Last week, we looked at a Royal Mail themed scam which has very quickly become the weapon of choice for phishers. It’s pretty much everywhere at this point. Even one of my relatives with a semi-mystical ability to never experience a scam ever, received a fake SMS at the weekend.
The problem with common attacks is we grow complacent, or assume it isn’t really a big deal. Sadly, they’re always going to be a problem for someone. It doesn’t matter how tech-savvy you are, nothing is bulletproof. Anybody, including myself, can be caught out by a momentary lapse in concentration.
People who lose out to internet fakery often feel guilty, or assume that they messed up somehow. Nobody wants to be laughed at via internet shenanigans. I’d like to think most folks are sympathetic when people are brave enough to speak out.
“Surely people don’t fall for these things” is a well worn refrain. Sadly they do, and one such person spelt out the awful cost last Sunday. They had indeed received a bogus Royal Mail text, and entered their payment details into the phishing page. How bad could things get?
We’re about to find out.
Things have gotten: very bad
The victim was asked for a bogus £2.99 postage fee last Friday, having not seen the scam warnings circulating online. Below is an example of the scam that Malwarebytes Labs received:
Royal Mail: Your package Has A £2.99 shipping Fee, to pay this now please visit www[dot]royalmail-shippingupdate[dot]com. Your package will be returned if fee is unpaid
In our last post about it, we pointed out that these scams work because with so much online ordering going on during this cardboard-laden pandemic, people aren’t 100% sure what’s due to arrive. And that means speculative messages about fake parcels have a good chance of success.
A similar thing happened here. If the target wasn’t due a birthday, the scam may not have worked on them. But the message will have gone to lots of people, and one of them, perhaps many, will have been expecting a delivery. As it was, they were expecting “a couple of packages” and so “thought nothing else of it”.
This is absolutely the key moment where the battle was already lost.
The scam asks recipients to pay a £2.99 GBP fee, but of course the scammers are after much more. To pay the fee, the victim has to enter their personal details, and credit card details.
Scammers get to work
The victim’s bank accounts were compromised very quickly, and the phishers wasting no time at all in going for gold. A day or so after they paid the bogus fee, the bank contacted the victim to let them know what had gone wrong. As it turns out, quite a lot:
- Multiple direct debits (recurring billing) for mobile phone companies and technology stores
- Transactions of £300 for the Argos store
- Debit cards for banking cancelled, with new ones issued as replacements
- Brand new sort code / account numbers for her bank account, as those had been given to the phishers too
This is really bad news for the victim, and a massive inconvenience. Don’t forget the pandemic impact here, either. At a time when the ideal option is cashless / card payments only, this person now has no cards and no easy way to withdraw money either.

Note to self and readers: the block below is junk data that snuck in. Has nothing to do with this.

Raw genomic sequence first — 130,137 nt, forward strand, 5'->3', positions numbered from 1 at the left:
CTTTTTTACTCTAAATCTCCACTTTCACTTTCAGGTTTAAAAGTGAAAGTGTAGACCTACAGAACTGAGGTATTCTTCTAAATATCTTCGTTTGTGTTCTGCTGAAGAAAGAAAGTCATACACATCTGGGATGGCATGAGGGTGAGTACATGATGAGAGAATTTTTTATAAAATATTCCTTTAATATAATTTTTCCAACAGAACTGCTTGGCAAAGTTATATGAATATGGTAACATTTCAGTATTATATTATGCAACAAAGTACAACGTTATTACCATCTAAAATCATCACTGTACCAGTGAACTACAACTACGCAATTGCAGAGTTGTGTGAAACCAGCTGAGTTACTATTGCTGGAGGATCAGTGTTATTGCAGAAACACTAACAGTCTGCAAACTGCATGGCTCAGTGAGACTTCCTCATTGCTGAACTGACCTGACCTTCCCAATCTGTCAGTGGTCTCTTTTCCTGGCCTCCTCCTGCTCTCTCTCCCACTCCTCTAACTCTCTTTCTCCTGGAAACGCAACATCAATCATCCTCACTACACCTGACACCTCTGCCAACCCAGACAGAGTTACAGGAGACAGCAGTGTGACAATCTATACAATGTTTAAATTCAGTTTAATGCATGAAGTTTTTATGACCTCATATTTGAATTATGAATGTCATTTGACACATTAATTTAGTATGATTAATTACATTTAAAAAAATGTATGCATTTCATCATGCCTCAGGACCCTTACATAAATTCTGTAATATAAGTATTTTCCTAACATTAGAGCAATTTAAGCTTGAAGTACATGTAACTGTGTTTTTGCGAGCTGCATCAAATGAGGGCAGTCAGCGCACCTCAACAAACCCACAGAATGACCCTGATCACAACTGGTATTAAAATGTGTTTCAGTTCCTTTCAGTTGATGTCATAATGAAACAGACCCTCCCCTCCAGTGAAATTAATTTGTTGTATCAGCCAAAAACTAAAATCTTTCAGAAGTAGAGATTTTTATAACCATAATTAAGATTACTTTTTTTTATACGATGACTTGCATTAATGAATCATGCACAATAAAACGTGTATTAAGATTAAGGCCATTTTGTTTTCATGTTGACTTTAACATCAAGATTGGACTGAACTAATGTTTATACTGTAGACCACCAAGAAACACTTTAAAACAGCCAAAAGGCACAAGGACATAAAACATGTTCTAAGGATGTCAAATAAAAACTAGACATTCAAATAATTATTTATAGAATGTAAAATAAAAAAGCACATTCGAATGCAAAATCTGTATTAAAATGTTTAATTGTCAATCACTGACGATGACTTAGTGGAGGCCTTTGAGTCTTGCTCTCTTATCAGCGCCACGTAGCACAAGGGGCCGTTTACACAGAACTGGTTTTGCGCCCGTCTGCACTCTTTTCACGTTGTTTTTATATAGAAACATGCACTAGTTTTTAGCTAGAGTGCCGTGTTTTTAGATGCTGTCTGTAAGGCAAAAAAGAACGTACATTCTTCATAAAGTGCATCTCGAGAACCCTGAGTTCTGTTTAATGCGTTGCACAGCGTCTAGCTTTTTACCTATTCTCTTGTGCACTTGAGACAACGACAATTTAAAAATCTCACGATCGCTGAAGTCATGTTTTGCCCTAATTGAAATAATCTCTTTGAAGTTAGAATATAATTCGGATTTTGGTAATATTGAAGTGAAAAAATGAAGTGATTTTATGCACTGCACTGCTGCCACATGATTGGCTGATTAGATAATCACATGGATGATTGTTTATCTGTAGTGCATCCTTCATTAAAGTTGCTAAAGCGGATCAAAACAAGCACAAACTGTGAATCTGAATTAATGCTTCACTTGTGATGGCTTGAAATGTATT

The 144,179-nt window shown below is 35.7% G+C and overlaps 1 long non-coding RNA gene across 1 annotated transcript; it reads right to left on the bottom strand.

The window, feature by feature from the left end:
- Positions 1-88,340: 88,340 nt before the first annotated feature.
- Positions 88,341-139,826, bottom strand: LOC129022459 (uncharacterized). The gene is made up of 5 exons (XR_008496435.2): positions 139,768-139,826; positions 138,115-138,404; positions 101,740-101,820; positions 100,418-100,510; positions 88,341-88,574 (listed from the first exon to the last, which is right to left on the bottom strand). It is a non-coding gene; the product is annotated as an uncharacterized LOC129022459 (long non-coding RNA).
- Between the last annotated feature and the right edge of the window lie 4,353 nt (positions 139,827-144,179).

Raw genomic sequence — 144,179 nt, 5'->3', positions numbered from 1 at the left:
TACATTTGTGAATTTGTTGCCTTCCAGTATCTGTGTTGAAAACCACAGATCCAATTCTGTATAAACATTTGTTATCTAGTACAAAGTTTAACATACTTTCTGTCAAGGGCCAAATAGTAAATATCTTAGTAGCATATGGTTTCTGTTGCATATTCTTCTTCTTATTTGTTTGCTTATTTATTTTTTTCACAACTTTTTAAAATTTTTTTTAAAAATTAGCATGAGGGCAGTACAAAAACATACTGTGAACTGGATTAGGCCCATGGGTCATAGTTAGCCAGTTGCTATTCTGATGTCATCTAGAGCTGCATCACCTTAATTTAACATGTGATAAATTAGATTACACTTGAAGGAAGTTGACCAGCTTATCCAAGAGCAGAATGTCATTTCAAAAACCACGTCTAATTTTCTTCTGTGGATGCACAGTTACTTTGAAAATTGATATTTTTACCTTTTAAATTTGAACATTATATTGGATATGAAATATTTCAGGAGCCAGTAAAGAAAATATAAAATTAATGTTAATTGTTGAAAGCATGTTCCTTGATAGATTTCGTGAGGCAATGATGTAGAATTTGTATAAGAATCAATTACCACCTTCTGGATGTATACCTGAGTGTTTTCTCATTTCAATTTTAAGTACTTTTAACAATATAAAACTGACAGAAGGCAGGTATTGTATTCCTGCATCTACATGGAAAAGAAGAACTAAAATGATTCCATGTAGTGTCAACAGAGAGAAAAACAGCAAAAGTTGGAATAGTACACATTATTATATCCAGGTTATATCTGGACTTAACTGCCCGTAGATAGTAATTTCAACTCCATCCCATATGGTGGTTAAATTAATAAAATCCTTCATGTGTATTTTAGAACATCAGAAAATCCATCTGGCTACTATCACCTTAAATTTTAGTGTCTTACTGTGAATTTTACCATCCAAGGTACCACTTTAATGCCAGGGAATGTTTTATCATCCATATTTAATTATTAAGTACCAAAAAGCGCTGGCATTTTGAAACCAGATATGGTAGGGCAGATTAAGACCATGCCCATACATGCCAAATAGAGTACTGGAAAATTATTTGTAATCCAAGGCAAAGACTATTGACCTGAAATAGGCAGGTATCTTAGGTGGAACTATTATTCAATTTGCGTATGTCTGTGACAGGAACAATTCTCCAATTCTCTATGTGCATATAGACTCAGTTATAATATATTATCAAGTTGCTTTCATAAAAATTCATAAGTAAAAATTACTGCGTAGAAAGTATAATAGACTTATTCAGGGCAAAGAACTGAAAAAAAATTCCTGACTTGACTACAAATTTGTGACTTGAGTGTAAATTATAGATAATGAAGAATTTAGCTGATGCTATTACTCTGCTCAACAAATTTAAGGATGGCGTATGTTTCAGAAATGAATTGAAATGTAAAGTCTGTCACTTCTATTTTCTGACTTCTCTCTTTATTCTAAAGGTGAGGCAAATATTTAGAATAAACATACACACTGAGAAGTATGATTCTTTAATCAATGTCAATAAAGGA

If this had been where it ended, that would be bad enough. However, things were sadly about to get worse.
Phished by phone
The bank phoned the victim asking them to transfer their money into their “replacement” account. I’m sure you can already see where this is going wrong. No bank is going to cold call a scam victim, and also ask them to start transferring money. Why can’t the bank do it?
The answer, unfortunately, is that the bank can do it. This cold caller was a scammer armed with details gathered from the scam page a day or so prior. The follow up strike gave the individual, who was already reeling from rapidly losing lots of money, no time to regain some balance or get their game face on. If this call had come a week or so after the initial phish, the next few paragraphs would possibly look quite different.
From bad to worse
Good news: the victim asked the person on the call to verify their bank credentials. Bad news: they forgot the phisher already had access to everything in their account. As a result, they listed account balances and other information to keep everything nice and convincing.
Two smaller transactions were sent to the “new” account, at which point the victim realised they were being scammed all over again. Every penny they had to their name was gone.
Having wool pulled over your eyes once is bad enough. To then hand over cash to the scammers by telephone is the icing on a very bitter cake. So-called safe account scams are quite the pain, and this is what caught them out second time around.
A simple phish, a massive problem
There is no real happy ending to this tale currently, outside some reassurance the victim will probably get most or all of their money back. Consider that this person’s nightmare scenario began with a simple, believable, SMS message claiming a package was being held.
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A few keystrokes, some brief personal information entered on a phishing site with Royal Mail branding, and they’ve been plunged into a situation which could take weeks or more to resolve. All that stress, in the middle of the never-ending pandemic. It’s an awful story, and a chilling insight into how much is at stake every single time a throwaway phish lands in your mailbox or SMS tray.
We wish Emmeline all the best in recovering her money and commend her for her courage in coming forward and showing the true cost of these scams.
The post The human impact of a Royal Mail phishing scam appeared first on Malwarebytes Labs.
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